Industrial East London

July 1, 2009

I spent an enjoyable, if very hot, day looking at a couple of sites in East London on Sunday. Both sites were involved – rather tenuously – with the ill fated “Story of London” festival.

The Story of Three Mills Island

I only found out about this by chance. An open day which included both the House Mill and the new Three Mills Lock was too good to miss. Not least as I spent a lot of time with colleagues working up a very complicated funding deal for the new lock.

The event was not very well attended. But the tours around the wonderful House Mill were popular, and a coffee in the Miller’s Garden was delightful.

House Mill tour

House Mill tour

The Miller's Garden

The Miller's Garden

The new lock is complete and open – but public access to the footpath over the end of the lock is not available yet – hopefully it will be in the next few weeks.

The lock will allow barges of up to 350 tonnes capacity to access the Olympic Park construction site, and is already being used to take construction waste away from the site.

The new Three Mills Lock

The new Three Mills Lock

Three Mills island is a genuine hidden treasure. It includes two mills, some open land, the lock, and the 3 Mills TV and film studios. Among the usual sightings of coots and ducks, I noticed that Sand Martins are nesting in disused drainage pipes next to the River Lea.

Crossness Engines

A tube trip, two DLR trains, and a short rail hop took me to Abbey Wood station where a free minibus completed my journey to Crossness for one of the infrequent steaming days of their huge beam engine. This was a very welcome insight into a major restoration project. The well supervised visitors are allowed to enter the bowels of this incredible machine.  Bowler hatted engineers were on hand to answer questions, and some interesting displays and exhibitions completed the event.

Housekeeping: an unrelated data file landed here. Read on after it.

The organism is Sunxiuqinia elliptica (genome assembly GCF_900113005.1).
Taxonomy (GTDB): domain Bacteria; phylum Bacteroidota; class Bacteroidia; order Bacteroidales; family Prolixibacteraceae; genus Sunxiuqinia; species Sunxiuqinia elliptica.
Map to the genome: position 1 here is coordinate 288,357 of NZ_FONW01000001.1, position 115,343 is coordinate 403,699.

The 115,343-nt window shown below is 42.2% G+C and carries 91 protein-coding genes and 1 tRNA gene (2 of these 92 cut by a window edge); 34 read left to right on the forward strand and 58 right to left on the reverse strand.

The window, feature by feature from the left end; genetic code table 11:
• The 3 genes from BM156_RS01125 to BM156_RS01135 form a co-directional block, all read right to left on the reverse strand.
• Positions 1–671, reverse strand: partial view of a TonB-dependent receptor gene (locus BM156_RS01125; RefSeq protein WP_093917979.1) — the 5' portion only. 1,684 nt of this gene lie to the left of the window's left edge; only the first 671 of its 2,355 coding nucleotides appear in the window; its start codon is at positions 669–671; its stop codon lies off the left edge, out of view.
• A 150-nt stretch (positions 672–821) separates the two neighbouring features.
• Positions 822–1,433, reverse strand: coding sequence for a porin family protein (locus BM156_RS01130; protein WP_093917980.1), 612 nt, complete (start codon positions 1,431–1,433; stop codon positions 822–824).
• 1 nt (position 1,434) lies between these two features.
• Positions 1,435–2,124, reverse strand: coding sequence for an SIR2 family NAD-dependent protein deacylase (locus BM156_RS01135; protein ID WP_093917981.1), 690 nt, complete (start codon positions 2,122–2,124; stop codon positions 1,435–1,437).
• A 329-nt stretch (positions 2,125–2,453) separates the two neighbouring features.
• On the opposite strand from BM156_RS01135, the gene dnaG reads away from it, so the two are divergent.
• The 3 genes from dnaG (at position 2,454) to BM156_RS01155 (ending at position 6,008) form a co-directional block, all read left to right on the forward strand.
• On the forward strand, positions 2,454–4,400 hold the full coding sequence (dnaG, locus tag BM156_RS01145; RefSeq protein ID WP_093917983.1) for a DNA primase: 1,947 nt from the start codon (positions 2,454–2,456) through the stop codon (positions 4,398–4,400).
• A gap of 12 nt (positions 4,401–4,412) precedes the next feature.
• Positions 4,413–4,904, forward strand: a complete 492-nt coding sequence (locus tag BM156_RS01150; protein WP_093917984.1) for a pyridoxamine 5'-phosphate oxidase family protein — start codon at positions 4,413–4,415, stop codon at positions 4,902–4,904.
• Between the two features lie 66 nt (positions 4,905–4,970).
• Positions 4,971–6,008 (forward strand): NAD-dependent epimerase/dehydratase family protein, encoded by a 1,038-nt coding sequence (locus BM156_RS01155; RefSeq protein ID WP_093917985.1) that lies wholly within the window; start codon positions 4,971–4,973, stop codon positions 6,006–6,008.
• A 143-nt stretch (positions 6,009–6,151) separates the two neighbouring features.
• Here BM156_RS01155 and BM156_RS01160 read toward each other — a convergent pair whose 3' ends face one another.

Detail of Crossness engine room

Detail of Crossness engine room

Crossness Engine

Crossness Engine

The engine operates without any accompanying crashes and bangs or blasts of steam. But in its way the smooth operation of the massive beam and flywheel, with the spinning and shifting of various well oiled bits of kit, was even more spectacular for its peace and elegance.

Interesting to overhear at the entrance (£5) some visitors insisting that the event should be free as it was part of the Story of London festival. Only one of the volunteers seemed to even have heard of the Story of London – and he admitted that the engine open day was planned before the Story of London and had just been included to provide some additional publicity!

More Photos

Here, on Smugmug


Wrexham and Shropshire Rail Trip

March 8, 2009

Yesterday I went on a trip to Shrewsbury with my Dad on the independent Wrexham and Shropshire service. This is an open access non franchised rail service. It is owned by Renaissance Trains  (Including BR diehards and highly respected railway managers Mike Jones and John Nelson, both of whom I remember well from my management trainee days), and DB Regio – the German state railway – who now own Chiltern Trains / Laing Rail. So most of this private open access railway is actually a state owned company.